Doug Irving

Dr. Douglas Irving

Materials Science and Engineering

Phone: 919-515-6154

MSE 791 603 Density Functional Theory

3 Credit Hours

Special studies of advanced topics in materials science and engineering.


There are no prerequisite courses for this. Experience with calculus, differential equations, and linear algebra will aid in a deeper understanding but are not a requirement. This course will use Python and it is also intended to be self-contained. Previous experience with programming logic could facilitate some part of the class but it is not a necessary prerequisite.

Course Objectives

Upon satisfactory completion of this course, students will be able to:

  • Explain the basic principles of DFT
  • Critically assess and understand the use of DFT in modern databases and the literature
  • Apply DFT to predict the properties of material attributes

Course Requirements

In order to receive a grade of S, students are required to complete all assignments, and earn a grade of C- or better. Conversion from letter grading to credit only (S/U) grading is subject to university deadlines. Refer to the Registration and Records calendar for the deadlines. For more details refer to:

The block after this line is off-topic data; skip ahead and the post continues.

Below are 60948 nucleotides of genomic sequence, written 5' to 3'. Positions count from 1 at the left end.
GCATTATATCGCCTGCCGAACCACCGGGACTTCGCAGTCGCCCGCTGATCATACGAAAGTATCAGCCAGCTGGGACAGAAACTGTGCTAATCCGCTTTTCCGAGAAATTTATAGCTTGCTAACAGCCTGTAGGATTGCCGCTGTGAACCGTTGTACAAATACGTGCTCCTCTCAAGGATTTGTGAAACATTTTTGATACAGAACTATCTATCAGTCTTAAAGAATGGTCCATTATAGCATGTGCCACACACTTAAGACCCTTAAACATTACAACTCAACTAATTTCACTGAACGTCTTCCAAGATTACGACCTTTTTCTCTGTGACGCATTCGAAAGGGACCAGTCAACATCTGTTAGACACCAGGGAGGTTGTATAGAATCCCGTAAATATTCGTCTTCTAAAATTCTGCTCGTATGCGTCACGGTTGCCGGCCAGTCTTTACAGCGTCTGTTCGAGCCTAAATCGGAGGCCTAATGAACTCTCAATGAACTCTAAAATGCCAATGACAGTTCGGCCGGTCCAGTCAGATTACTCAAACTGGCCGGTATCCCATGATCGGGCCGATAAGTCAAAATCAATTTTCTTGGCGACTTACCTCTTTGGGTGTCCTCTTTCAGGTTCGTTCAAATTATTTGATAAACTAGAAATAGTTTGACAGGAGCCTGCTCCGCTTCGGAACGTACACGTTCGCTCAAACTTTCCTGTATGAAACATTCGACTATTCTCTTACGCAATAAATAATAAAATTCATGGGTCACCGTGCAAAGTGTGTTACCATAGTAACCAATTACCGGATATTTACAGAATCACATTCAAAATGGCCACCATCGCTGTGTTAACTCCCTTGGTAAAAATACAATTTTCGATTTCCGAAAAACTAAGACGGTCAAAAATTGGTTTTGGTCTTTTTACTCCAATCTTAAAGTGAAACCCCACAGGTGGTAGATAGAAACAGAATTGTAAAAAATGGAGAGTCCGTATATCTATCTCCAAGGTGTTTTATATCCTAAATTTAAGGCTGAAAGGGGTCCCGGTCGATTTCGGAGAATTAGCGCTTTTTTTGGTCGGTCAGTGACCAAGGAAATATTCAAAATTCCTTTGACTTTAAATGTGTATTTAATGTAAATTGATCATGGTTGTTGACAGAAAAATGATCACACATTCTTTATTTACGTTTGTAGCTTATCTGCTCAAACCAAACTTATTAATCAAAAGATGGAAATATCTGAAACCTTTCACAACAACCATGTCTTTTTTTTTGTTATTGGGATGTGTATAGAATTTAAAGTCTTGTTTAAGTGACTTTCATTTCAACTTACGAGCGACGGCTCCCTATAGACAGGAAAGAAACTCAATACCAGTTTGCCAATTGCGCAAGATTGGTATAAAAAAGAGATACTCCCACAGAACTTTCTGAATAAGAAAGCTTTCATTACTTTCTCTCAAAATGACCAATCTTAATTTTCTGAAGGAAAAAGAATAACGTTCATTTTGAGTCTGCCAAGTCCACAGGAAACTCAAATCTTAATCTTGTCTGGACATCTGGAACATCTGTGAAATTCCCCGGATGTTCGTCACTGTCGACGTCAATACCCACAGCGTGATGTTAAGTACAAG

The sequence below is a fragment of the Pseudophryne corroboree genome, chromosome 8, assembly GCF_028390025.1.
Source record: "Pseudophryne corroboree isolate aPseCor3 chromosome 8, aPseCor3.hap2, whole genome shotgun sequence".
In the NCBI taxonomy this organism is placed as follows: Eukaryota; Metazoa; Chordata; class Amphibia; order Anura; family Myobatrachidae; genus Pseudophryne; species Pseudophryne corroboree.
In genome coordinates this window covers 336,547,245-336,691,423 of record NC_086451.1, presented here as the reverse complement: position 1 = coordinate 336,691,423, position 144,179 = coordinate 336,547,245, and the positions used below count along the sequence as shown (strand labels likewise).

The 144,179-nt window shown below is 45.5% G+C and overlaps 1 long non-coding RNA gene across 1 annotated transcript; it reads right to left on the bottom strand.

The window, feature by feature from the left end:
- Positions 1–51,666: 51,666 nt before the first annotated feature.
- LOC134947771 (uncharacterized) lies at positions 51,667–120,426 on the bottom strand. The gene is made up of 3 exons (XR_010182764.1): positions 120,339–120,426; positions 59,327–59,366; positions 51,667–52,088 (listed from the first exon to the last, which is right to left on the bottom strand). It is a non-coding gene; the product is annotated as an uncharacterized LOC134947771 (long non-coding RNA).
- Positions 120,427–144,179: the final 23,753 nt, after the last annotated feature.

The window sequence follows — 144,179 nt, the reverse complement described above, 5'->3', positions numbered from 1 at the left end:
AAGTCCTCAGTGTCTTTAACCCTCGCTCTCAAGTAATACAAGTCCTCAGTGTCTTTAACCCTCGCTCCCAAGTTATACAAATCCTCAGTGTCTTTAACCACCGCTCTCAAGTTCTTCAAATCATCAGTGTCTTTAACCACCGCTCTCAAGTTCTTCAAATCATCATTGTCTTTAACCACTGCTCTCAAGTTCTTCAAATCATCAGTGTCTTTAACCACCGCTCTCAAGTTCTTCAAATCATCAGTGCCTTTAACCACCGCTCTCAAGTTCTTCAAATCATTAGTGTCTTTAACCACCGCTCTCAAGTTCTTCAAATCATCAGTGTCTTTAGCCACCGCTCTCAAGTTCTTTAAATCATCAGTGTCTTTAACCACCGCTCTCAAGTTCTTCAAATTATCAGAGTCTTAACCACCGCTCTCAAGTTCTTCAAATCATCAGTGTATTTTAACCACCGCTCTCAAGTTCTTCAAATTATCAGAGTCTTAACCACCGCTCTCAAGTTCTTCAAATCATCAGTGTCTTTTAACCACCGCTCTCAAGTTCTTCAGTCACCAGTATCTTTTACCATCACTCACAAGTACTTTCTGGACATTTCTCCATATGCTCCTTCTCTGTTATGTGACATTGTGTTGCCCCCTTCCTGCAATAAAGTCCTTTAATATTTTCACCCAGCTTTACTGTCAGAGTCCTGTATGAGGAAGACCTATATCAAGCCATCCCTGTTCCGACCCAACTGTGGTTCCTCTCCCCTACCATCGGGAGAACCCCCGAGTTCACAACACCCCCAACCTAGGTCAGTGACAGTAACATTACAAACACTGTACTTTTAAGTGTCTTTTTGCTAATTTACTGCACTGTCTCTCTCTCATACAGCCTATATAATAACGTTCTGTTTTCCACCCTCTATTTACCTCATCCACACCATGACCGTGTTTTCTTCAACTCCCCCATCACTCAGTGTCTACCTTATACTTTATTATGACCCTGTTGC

Grades in this class will be determined by projects and problem sets for each subject. In addition, the students will get credit for participation in class. The percentages will be distributed by topic as follows:

Basic principles primer 10%
Implementation of DFT 40%
Application of DFT to materials 40%
Participation 10%


The following texts are a starting point and will be supplemented by handouts, articles, and lecture notes. Digital versions of these texts are available from the library.

1. Density Functional Theory: A Practical Introduction by David S. Sholl and Janice A. Steckel

2. Electronic Structure: Basic Theory and Practical Methods by Richard M. Martin

Computer and Software Requirements

Students should have access to a computer that can access the internet. Some calculations can be run locally on this computer (Mathematica, Python, etc.) but others will be run on the NC State High Performing Computing (HPC) cluster. Students need a computer that can access the HPC via ssh. For those students unfamiliar with ssh, most modern laptops (Mac, PC, Chromebook) can either do this natively or through an app (iPad). Some guidance will be provided on this in class. Mathematica is available to students at NC State but Wolfram Alpha is also freely available and may suffice for those performing smaller calculations. Wolfram Alpha is run through a web browser. Python is freely available.

Please review the minimum computer specifications that NC State University and Engineering Online recommend.

Updated: 12/05/2022